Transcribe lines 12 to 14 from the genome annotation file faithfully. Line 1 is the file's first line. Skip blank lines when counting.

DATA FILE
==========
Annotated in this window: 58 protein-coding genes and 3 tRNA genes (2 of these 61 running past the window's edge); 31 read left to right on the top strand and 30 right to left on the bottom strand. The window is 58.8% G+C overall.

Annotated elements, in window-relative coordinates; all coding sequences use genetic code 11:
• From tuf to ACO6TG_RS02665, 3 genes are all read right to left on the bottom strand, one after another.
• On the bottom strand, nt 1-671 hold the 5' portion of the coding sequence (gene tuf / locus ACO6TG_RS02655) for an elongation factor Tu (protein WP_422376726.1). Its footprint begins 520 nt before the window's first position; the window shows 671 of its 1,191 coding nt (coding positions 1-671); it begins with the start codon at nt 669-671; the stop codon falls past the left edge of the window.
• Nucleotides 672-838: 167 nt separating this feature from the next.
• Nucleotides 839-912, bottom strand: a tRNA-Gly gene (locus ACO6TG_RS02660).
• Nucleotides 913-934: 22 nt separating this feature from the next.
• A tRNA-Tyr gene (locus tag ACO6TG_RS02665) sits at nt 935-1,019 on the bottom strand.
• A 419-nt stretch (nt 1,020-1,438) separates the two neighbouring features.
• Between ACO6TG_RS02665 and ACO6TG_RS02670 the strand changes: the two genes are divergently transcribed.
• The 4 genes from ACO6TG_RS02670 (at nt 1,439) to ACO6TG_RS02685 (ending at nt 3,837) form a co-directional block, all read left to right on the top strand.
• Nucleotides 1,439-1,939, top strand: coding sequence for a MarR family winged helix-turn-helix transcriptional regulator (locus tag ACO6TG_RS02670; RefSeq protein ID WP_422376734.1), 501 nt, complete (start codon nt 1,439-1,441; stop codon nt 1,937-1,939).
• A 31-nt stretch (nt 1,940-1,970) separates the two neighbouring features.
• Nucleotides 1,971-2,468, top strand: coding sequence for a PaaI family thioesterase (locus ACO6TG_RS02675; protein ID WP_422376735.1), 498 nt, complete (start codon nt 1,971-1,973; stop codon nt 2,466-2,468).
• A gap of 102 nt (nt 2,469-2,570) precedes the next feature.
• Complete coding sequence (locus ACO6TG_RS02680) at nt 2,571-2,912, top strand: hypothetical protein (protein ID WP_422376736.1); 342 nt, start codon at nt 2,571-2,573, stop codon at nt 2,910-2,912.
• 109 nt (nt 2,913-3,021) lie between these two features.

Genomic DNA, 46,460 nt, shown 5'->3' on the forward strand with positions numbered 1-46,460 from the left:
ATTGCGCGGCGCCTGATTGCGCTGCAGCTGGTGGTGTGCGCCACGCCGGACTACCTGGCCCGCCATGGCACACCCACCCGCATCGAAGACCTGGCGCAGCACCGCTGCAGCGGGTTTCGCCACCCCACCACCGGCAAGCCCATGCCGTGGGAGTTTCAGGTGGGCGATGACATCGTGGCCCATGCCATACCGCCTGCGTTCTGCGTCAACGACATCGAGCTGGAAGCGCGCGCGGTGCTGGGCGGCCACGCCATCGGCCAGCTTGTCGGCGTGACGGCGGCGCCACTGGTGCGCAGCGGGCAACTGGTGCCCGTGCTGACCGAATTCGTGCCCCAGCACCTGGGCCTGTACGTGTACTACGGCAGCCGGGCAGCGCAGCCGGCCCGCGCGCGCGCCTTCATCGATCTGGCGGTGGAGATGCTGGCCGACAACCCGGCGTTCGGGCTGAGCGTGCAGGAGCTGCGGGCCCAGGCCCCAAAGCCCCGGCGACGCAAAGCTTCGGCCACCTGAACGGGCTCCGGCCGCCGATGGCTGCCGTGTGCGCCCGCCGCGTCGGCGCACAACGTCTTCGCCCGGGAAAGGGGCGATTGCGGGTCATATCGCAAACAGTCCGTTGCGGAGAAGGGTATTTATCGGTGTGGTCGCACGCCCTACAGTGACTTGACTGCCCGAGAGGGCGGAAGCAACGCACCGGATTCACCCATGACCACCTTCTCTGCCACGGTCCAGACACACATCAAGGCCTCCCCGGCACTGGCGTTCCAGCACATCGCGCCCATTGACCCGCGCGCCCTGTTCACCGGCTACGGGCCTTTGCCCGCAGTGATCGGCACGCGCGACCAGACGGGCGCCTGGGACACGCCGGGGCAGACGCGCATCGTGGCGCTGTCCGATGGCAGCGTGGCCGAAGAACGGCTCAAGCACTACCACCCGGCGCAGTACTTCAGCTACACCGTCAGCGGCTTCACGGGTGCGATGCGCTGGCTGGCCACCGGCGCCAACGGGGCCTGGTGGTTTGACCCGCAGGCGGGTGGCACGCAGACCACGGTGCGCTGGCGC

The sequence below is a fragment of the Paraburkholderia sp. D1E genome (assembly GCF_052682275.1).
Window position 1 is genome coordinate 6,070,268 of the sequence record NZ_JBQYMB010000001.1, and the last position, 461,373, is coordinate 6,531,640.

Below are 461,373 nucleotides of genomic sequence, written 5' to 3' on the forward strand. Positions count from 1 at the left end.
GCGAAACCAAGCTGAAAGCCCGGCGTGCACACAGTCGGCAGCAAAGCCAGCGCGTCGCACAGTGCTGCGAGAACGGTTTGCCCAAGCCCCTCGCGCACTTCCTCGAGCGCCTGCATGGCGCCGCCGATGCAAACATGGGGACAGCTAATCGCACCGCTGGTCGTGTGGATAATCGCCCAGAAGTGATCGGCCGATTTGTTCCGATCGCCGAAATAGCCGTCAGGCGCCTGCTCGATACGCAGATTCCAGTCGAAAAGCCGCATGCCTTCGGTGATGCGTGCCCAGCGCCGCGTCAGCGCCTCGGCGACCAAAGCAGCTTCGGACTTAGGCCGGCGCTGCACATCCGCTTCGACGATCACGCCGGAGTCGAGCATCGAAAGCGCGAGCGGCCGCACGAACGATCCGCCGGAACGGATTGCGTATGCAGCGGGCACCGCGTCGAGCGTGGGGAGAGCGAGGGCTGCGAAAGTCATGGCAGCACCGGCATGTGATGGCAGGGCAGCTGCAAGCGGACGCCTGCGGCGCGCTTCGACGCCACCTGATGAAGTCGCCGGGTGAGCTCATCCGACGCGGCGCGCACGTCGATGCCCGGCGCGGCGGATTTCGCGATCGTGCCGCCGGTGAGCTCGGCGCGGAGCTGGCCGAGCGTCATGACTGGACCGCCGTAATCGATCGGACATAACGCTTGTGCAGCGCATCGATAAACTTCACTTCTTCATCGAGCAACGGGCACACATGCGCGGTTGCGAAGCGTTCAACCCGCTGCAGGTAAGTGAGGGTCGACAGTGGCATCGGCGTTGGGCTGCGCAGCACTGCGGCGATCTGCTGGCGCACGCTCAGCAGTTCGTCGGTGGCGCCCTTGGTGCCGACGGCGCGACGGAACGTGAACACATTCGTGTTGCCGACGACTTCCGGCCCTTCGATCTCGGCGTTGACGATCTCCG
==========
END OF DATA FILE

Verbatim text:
• Nucleotides 1,439-1,939, top strand: coding sequence for a MarR family winged helix-turn-helix transcriptional regulator (locus tag ACO6TG_RS02670; RefSeq protein ID WP_422376734.1), 501 nt, complete (start codon nt 1,439-1,441; stop codon nt 1,937-1,939).
• A 31-nt stretch (nt 1,940-1,970) separates the two neighbouring features.
• Nucleotides 1,971-2,468, top strand: coding sequence for a PaaI family thioesterase (locus ACO6TG_RS02675; protein ID WP_422376735.1), 498 nt, complete (start codon nt 1,971-1,973; stop codon nt 2,466-2,468).